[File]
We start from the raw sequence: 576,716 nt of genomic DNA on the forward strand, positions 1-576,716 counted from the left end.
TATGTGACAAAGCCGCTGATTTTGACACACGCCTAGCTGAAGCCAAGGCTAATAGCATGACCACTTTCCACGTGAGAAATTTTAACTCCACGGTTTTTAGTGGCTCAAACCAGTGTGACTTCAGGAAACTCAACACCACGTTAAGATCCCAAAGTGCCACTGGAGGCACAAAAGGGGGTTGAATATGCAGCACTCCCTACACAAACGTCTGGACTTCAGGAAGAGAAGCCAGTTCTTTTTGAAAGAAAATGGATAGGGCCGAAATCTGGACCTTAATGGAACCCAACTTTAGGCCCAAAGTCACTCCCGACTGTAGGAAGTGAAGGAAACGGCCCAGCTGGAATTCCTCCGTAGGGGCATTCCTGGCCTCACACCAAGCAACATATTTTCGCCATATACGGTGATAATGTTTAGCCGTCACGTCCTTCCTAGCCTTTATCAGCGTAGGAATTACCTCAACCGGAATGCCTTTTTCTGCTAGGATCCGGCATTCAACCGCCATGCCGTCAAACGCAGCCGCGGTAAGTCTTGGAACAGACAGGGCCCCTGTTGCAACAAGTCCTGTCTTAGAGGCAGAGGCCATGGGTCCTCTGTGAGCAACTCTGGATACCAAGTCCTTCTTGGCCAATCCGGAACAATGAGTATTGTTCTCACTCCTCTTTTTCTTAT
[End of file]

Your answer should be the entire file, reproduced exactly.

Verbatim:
We start from the raw sequence: 576,716 nt of genomic DNA on the forward strand, positions 1-576,716 counted from the left end.
TATGTGACAAAGCCGCTGATTTTGACACACGCCTAGCTGAAGCCAAGGCTAATAGCATGACCACTTTCCACGTGAGAAATTTTAACTCCACGGTTTTTAGTGGCTCAAACCAGTGTGACTTCAGGAAACTCAACACCACGTTAAGATCCCAAAGTGCCACTGGAGGCACAAAAGGGGGTTGAATATGCAGCACTCCCTACACAAACGTCTGGACTTCAGGAAGAGAAGCCAGTTCTTTTTGAAAGAAAATGGATAGGGCCGAAATCTGGACCTTAATGGAACCCAACTTTAGGCCCAAAGTCACTCCCGACTGTAGGAAGTGAAGGAAACGGCCCAGCTGGAATTCCTCCGTAGGGGCATTCCTGGCCTCACACCAAGCAACATATTTTCGCCATATACGGTGATAATGTTTAGCCGTCACGTCCTTCCTAGCCTTTATCAGCGTAGGAATTACCTCAACCGGAATGCCTTTTTCTGCTAGGATCCGGCATTCAACCGCCATGCCGTCAAACGCAGCCGCGGTAAGTCTTGGAACAGACAGGGCCCCTGTTGCAACAAGTCCTGTCTTAGAGGCAGAGGCCATGGGTCCTCTGTGAGCAACTCTGGATACCAAGTCCTTCTTGGCCAATCCGGAACAATGAGTATTGTTCTCACTCCTCTTTTTCTTAT